Feels Like The First Time
Jerry "Pito" Javier
(Wayoutwest Enterprises WOWCD2601)
Javier has previously released two obscure singles, but with "Radical Rob" Onekea providing all the music tracks, his first full-length album is a significant step forward. The title track captures the commercial power of their musical partnership in convincing form.
Javier displays versatility and commercial appeal as he sings of life and love in Jawaiian, pop and light urban styles. He also proves himself as a writer; all but two songs are originals. "Melted" calls on local crystal methamphetamine users to "put down the pipe." (One of Hawaii's public health groups should use it as the theme song for an anti-"ice" public service campaign.)
Onekea brings in guest rappers to provide extra vocals, but the spotlight is kept on Javier throughout. Props to them both!
Through The Years
Kamehameha Alumni Glee Club
Choral singing is one of the best traditions of Kamehameha Schools. This anthology of recordings made between 1956 and 1972 is a perfect introduction. The earliest, sung a cappella, capture the beauty of classic Hawaiian choral performance in its purest form.
For some, this extensively annotated album will bring back memories of their school days. For others, it will introduce fascinating choral versions of familiar Hawaiian and hapa-haole classics.
Drum Beats Of The Pacific
(Hula Records International CDHRI-1020)
The local ties seem tenuous since Jonassen is a master drummer from Rarotonga, but these recordings were made in Hawaii, and that makes it a product of the local recording industry. And, although it's not the first Polynesian percussion album recorded here, "Drums of the South Pacific" is second to none.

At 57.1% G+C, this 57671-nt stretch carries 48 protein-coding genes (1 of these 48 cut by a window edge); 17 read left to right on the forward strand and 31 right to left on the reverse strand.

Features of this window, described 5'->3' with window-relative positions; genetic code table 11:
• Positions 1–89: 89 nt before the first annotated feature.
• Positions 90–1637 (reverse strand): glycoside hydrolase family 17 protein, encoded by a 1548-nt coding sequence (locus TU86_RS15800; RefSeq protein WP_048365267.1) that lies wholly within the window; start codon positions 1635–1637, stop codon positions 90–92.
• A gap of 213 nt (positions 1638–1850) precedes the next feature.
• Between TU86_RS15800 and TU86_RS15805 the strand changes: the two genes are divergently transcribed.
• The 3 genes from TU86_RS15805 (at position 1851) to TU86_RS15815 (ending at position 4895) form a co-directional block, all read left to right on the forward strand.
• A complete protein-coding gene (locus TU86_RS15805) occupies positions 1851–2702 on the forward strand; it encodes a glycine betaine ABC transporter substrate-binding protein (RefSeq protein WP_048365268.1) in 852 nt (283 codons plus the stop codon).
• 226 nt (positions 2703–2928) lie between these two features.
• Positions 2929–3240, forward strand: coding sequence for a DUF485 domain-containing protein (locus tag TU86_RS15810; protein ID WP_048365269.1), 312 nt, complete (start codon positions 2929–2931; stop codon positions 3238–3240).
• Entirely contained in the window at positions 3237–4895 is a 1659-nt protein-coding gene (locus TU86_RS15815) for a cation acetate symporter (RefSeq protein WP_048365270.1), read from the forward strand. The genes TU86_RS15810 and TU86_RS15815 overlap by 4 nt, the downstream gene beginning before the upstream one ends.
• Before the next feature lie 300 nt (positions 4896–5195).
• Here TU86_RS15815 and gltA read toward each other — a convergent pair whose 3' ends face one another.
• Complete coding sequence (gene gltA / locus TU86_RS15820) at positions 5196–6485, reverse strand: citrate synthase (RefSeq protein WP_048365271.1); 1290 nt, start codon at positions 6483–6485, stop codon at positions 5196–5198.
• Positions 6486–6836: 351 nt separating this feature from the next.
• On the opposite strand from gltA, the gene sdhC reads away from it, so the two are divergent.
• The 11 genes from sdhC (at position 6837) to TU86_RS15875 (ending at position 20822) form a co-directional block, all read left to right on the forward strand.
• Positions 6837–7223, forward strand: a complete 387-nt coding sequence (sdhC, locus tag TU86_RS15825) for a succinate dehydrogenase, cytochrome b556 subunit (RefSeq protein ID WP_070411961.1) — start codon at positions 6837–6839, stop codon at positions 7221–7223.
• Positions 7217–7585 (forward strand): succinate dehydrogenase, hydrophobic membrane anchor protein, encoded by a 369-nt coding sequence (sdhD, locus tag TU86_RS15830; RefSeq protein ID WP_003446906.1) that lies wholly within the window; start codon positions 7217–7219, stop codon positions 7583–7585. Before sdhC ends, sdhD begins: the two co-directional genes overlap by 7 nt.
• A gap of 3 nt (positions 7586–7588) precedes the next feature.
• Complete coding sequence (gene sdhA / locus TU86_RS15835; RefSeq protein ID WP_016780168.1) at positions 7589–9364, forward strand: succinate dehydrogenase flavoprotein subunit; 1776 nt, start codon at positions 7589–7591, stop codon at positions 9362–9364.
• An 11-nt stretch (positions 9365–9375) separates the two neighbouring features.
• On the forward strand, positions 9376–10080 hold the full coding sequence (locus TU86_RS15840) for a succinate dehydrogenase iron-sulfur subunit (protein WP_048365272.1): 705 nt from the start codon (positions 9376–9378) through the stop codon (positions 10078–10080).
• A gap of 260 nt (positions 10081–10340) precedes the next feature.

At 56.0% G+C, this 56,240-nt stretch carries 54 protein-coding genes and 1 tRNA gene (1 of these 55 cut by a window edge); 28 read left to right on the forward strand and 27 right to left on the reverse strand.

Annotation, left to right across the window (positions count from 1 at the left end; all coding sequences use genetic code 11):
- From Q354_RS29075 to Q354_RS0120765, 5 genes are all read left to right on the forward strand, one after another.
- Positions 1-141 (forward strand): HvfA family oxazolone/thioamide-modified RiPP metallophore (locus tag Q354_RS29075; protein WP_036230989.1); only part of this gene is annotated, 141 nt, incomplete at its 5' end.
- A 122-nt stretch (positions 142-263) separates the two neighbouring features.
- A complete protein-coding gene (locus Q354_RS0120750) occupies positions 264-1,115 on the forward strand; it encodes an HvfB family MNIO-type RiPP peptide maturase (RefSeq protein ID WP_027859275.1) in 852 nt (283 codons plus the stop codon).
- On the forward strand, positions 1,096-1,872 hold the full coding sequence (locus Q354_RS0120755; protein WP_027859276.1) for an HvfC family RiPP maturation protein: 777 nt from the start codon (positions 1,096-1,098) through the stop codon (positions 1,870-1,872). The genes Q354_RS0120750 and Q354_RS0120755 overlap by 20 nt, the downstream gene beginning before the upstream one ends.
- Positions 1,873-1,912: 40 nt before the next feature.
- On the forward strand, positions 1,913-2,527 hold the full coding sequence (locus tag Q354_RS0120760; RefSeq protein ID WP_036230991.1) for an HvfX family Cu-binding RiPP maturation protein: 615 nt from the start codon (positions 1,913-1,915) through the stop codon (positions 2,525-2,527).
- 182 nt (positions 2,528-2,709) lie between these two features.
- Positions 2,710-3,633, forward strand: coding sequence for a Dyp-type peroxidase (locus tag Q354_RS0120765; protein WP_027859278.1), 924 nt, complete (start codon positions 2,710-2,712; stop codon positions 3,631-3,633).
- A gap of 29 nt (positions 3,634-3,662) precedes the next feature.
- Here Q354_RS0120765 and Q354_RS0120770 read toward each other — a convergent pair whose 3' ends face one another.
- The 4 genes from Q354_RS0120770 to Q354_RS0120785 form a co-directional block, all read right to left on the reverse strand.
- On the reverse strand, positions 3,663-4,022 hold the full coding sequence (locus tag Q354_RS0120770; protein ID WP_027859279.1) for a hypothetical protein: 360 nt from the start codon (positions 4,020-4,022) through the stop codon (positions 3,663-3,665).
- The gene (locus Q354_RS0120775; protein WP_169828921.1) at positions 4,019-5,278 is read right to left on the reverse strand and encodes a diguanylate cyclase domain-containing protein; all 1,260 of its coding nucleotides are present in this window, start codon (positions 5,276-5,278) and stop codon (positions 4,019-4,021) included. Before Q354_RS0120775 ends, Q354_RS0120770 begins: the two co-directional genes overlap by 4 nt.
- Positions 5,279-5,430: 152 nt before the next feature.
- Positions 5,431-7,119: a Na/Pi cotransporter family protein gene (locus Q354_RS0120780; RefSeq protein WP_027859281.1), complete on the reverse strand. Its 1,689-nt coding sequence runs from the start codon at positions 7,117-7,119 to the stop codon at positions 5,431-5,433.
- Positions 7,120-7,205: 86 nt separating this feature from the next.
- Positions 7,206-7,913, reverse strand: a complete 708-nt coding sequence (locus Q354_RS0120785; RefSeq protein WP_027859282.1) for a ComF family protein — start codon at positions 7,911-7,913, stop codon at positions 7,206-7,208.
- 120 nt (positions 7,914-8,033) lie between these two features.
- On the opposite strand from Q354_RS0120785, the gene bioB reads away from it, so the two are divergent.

Jonassen distills his knowledge into a 20-page booklet that provides a complete introduction of Rarotongan traditions of drumming and chant. He not only includes English translations of the lyrics, but notation for the instruments as well.
Polynesian revues present this music as exotic entertainment for tourists. Jonassen's landmark album reveals its cultural significance.
The Koolanesian Heart
Norman Frank Thompson
(Westernmost WRM 3003-2)
Compton defines "koolanesian" as "bluesy, jazzy, island country with uncomplicated kool." Acoustic guitar is the centerpiece of arrangements that also blend bass, percussion and an occasional saxophone. Compton first showed his potential as a gritty country rocker with his 1985 single, "Speakin' of the Devil." He follows through as a multifaceted songwriter and vocalist here.
Compton's well-worn voice suits this blending of acoustic rock and blues. Most of his songs share the perspectives of a man experienced in dealing with both good times and bad. He shows his lighter side with "Month of Rose's," playfully pronouncing "goes" and "toes" to rhyme with "roses." This type of thing rarely works for Hawaii artists, but Compton pulls it off.
Three songs tap into his local roots, but his astute choice of working within an acoustic rock style ensures that the self-styled "koolanesian" will appeal to a broader national audience.
, who has covered the local entertainment scene since 1972, writes reviews of recordings produced by Hawaii artists. See the Star-Bulletin's Today section on Fridays for the latest reviews. Reach John Berger at firstname.lastname@example.org